In an extraordinary admission of wrongdoing, a priest sought by authorities in New Jersey has acknowledged engaging in a sexual encounter with a 15-year-old boy, but he deflected blame for the incident by saying the teen “wanted” it and had “evil in his mind.”

In a telephone interview with NJ Advance Media, in email exchanges and in a lengthy post he shared publicly on Twitter, the Rev. Manuel Gallo Espinoza said it was a “mistake” to have sexual contact with the boy in the rectory of a Plainfield church in 2003. He said he fled to his native Ecuador after the victim told a nun and another priest that Gallo Espinoza raped him.

“One thing that I am conscious (of) is he was at that time a teenager, and it is a big mistake for me. But I didn’t force him to do anything he didn’t want,” Gallo Espinoza wrote. “He was older (sic) enough to walk away, but I think that I was attracted to him, that is the only explanation that I can think right now.”

Gallo Espinoza added: “He had something evil in his mind. He approached me many times.”

Amazingly, Gallo Espinoza had been rather public about all of this:

Using the screen name “Unforgetables Unforgettables,” he also wrote an 864-word comment [cached] beneath the July 30 story about him on NJ.com. Gallo Espinoza, who identified himself by name in the comment, later shared a copy of it on Twitter [cached], along with one of his emails to NJ Advance Media.

For the record, here is that July 30 story (cached).

Because the victim sued the archdiocese of Newark, this vile creep even indulged in the “it’s-all-about-greedy-plaintiffs” whine:

Gallo Espinoza made reference to Ramirez’s lawsuit in his correspondence, saying the victim had revived the issue after 12 years to cash in.

“The explanation that I find to begin again with this incident after many years is ‘EASY MONEY,'” Gallo Espinoza wrote.

So in addition to having already admitted he abused a boy, the priest tried to insinuate the incident had been fabricated for money. Nice touch there, fella. Really nice!

Another nice touch in this case is that the victim’s uncle and youth minister, to whom the victim had reported the abuse and who’d confronted Gallo Espinoza about it, warned him an investigation had been started and that he should flee the country:

While the circumstances of Gallo Espinoza’s abrupt departure have never been fully disclosed, he said in the telephone interview it was [youth leader Antonino] Salazar and [victim’s uncle Jeivi] Hercules who told him to run. Hercules, who has since entered the priesthood, is now parochial vicar at Queen of Peace Church in North Arlington.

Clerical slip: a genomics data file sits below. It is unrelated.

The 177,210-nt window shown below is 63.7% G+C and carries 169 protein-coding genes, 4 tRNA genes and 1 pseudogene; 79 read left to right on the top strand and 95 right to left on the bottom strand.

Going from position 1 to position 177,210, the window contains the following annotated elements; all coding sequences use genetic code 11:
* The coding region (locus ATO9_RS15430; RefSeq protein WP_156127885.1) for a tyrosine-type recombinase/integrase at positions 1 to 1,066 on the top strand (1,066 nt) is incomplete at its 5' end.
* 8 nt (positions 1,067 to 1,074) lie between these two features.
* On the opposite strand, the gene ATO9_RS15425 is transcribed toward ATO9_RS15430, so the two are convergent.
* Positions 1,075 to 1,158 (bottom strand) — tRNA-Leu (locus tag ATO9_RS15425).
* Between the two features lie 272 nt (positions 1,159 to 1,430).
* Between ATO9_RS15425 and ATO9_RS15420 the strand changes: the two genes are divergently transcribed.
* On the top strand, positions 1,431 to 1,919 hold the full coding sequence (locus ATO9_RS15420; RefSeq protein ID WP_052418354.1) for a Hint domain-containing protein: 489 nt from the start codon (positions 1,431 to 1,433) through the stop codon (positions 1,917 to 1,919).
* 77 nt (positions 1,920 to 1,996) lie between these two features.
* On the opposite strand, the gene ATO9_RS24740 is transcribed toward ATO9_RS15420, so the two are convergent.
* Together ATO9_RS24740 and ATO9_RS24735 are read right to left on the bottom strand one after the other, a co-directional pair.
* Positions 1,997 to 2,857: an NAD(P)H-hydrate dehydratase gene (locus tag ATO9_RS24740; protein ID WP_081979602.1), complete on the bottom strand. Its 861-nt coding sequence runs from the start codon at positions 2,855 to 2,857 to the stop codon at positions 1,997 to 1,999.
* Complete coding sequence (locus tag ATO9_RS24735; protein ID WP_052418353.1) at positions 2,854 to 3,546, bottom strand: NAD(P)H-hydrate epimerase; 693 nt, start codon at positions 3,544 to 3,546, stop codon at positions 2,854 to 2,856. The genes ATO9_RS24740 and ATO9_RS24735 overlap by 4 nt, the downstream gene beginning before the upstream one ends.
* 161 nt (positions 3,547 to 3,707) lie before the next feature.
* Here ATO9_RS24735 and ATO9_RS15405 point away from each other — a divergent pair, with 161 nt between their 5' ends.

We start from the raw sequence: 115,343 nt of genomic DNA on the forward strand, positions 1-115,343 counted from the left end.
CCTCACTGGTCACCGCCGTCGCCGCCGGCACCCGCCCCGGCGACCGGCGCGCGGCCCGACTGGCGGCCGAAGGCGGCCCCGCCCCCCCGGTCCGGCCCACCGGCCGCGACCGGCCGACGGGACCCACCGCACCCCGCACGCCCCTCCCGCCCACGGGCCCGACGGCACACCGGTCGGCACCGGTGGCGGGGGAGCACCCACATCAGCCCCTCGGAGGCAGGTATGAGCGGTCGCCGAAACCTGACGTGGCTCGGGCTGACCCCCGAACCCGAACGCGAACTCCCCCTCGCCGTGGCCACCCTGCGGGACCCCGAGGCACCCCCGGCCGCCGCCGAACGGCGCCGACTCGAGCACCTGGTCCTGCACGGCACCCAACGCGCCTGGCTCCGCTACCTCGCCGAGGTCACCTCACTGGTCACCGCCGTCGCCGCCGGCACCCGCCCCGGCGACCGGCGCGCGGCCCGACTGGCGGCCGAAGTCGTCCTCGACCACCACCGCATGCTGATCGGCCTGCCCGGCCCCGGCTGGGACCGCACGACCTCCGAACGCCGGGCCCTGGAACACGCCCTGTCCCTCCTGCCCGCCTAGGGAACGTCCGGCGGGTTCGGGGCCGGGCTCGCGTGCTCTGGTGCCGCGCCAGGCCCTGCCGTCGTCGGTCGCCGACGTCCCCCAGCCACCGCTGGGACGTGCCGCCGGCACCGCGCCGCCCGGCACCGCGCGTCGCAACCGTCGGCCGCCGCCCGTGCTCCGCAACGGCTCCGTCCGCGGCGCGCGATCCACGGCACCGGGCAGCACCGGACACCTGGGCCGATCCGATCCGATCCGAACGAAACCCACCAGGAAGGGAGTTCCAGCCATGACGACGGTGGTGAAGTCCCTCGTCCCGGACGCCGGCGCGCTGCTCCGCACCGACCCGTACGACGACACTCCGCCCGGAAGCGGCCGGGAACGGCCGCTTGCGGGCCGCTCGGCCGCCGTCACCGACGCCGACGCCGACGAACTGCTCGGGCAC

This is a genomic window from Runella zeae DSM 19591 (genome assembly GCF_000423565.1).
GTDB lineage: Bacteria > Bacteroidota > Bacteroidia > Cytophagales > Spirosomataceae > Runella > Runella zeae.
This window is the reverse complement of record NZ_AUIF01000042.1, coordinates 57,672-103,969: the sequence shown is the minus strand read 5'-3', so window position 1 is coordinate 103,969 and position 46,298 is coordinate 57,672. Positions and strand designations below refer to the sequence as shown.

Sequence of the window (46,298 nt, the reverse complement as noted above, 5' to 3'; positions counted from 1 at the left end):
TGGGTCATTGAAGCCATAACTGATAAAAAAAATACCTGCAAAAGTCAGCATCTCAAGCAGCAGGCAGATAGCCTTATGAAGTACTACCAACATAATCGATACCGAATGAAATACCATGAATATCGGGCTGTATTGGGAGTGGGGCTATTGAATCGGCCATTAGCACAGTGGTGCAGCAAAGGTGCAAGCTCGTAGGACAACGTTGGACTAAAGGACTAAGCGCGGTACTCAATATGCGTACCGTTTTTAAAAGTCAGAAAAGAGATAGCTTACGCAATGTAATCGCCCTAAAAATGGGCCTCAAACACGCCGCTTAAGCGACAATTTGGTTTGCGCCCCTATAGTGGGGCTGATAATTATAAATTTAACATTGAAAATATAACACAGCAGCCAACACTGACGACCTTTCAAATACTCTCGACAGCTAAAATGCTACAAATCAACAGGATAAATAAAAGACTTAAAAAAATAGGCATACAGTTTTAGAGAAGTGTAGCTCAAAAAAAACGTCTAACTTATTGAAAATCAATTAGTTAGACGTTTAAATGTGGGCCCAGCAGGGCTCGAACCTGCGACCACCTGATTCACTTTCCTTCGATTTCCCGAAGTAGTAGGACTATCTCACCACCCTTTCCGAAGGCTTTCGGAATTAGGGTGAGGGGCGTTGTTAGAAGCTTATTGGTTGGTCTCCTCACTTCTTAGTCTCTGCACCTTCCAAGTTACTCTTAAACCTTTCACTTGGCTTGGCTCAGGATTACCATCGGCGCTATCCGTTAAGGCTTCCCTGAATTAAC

Wonderful people, eh? How marvelous of these men — whom the victim had trusted enough to report the incident — to take that trust and crush it into the dirt. All in defense of a pedophilic priest and the Mother Church to which he belonged.

Photo credit: Wikimedia Commons.

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Archbishop John Nienstedt celebrated Holy Thursday Mass in April 2015 at the Cathedral of St. Paul. Jennifer Simonson | MPR NewsHere’s a follow-up to my last blog entry. Archbishop John Nienstedt is out, Religion News Service reports, as the head of the archdiocese of St Paul and Minneapolis (WebCite cached article):

The Vatican on Monday (June 15) launched a major housecleaning of the scandal-plagued Archdiocese of St. Paul and Minneapolis, accepting the resignation of Archbishop John Nienstedt along with that of a top Nienstedt aide, Auxiliary Bishop Lee Piche.

The moves come a little over a week after authorities charged the archdiocese for failing to protect children from an abusive priest and days after Pope Francis unveiled the first-ever system [cached] for disciplining bishops who do not act against predator clerics.

As noted in the article, not only has Nienstedt had trouble dealing with allegation of abuse by his priests, including the possibility that someone on his staff may have destroyed evidence in a criminal case, he’s engaged in some questionable behaviors of his own.

Nienstedt’s resignation, therefore, has been a long time coming … too long, as it turns out. Although some have praised Pope Francis for this and other similar moves, the cold fact is that it’s too little, too late. The Pope finally got around to closing the barn door only after nearly all the horses got out.

The time for the R.C. Church to have taken strong and decisive action against abusive clergy and their enablers in the hierarchy, was a dozen years ago or so when the abuse had been known and the worldwide scandal really began to snowball, with various countries’ investigations coming in and demonstrating just how extensive it was. The abuse happened for decades — if not centuries — and by virtue of the hierarchy’s (until-recently) successful cover-ups and resistance to doing anything, a lot of the perpetrators and their enablers managed to evade punishment. For every cover-up artist like Nienstedt who’s now forced to resign, a dozen predecessors had already managed never to be held accountable for what they did. It’s a travesty — especially in an institution that claims to be the sole remaining arbiter of morality on the planet. The truth about them is that they wouldn’t know morality if smashed them in the face and knocked them out.